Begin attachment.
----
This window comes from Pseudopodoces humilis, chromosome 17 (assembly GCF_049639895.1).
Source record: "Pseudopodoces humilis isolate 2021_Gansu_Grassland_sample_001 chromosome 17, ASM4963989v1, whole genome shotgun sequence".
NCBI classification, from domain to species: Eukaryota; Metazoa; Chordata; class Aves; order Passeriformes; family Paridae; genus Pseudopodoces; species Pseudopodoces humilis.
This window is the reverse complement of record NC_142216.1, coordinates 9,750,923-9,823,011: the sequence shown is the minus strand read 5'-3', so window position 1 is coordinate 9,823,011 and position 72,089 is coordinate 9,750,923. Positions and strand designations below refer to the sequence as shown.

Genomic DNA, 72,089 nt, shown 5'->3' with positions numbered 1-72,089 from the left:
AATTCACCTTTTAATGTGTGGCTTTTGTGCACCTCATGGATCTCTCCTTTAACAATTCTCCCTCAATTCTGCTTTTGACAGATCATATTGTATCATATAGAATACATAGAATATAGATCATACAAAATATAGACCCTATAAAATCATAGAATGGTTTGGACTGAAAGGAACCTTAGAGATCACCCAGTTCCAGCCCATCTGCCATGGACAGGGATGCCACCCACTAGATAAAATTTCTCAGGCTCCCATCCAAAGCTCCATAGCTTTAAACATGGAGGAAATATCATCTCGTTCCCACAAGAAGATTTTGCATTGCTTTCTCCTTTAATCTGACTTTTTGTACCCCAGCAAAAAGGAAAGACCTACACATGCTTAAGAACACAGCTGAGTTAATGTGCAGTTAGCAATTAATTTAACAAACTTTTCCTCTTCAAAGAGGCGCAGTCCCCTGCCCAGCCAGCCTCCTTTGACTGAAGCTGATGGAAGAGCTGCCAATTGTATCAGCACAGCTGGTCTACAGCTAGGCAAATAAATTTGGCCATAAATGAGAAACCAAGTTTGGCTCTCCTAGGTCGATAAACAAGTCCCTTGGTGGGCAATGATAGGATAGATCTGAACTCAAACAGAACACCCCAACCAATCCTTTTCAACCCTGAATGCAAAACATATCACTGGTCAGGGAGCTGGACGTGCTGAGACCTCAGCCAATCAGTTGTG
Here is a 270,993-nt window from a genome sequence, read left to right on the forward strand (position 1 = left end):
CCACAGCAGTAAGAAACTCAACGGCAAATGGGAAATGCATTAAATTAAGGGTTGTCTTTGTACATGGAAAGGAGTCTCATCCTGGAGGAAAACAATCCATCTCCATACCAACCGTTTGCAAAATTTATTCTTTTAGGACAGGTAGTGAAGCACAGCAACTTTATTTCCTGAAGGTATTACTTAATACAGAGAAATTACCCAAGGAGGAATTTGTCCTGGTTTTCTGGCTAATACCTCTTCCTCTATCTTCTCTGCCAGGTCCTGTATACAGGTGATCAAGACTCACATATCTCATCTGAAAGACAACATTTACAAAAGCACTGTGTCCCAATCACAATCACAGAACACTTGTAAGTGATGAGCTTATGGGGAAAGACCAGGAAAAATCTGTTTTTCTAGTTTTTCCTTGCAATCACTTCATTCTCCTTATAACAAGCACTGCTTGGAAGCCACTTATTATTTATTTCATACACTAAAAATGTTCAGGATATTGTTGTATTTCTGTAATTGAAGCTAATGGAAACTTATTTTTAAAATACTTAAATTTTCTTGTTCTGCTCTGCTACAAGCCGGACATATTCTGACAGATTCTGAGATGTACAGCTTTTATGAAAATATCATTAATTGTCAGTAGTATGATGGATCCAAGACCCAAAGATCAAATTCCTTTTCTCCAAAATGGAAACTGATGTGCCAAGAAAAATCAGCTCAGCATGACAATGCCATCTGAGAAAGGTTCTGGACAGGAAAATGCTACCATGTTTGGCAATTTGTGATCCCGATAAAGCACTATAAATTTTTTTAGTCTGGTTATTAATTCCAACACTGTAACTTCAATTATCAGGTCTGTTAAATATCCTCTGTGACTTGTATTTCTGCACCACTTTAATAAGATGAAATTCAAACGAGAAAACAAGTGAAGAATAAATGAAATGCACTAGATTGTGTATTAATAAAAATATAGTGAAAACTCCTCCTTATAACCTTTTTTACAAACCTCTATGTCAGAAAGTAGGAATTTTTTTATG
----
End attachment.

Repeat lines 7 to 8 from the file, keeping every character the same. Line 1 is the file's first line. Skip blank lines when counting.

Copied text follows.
Here is a 270,993-nt window from a genome sequence, read left to right on the forward strand (position 1 = left end):
CCACAGCAGTAAGAAACTCAACGGCAAATGGGAAATGCATTAAATTAAGGGTTGTCTTTGTACATGGAAAGGAGTCTCATCCTGGAGGAAAACAATCCATCTCCATACCAACCGTTTGCAAAATTTATTCTTTTAGGACAGGTAGTGAAGCACAGCAACTTTATTTCCTGAAGGTATTACTTAATACAGAGAAATTACCCAAGGAGGAATTTGTCCTGGTTTTCTGGCTAATACCTCTTCCTCTATCTTCTCTGCCAGGTCCTGTATACAGGTGATCAAGACTCACATATCTCATCTGAAAGACAACATTTACAAAAGCACTGTGTCCCAATCACAATCACAGAACACTTGTAAGTGATGAGCTTATGGGGAAAGACCAGGAAAAATCTGTTTTTCTAGTTTTTCCTTGCAATCACTTCATTCTCCTTATAACAAGCACTGCTTGGAAGCCACTTATTATTTATTTCATACACTAAAAATGTTCAGGATATTGTTGTATTTCTGTAATTGAAGCTAATGGAAACTTATTTTTAAAATACTTAAATTTTCTTGTTCTGCTCTGCTACAAGCCGGACATATTCTGACAGATTCTGAGATGTACAGCTTTTATGAAAATATCATTAATTGTCAGTAGTATGATGGATCCAAGACCCAAAGATCAAATTCCTTTTCTCCAAAATGGAAACTGATGTGCCAAGAAAAATCAGCTCAGCATGACAATGCCATCTGAGAAAGGTTCTGGACAGGAAAATGCTACCATGTTTGGCAATTTGTGATCCCGATAAAGCACTATAAATTTTTTTAGTCTGGTTATTAATTCCAACACTGTAACTTCAATTATCAGGTCTGTTAAATATCCTCTGTGACTTGTATTTCTGCACCACTTTAATAAGATGAAATTCAAACGAGAAAACAAGTGAAGAATAAATGAAATGCACTAGATTGTGTATTAATAAAAATATAGTGAAAACTCCTCCTTATAACCTTTTTTACAAACCTCTATGTCAGAAAGTAGGAATTTTTTTATG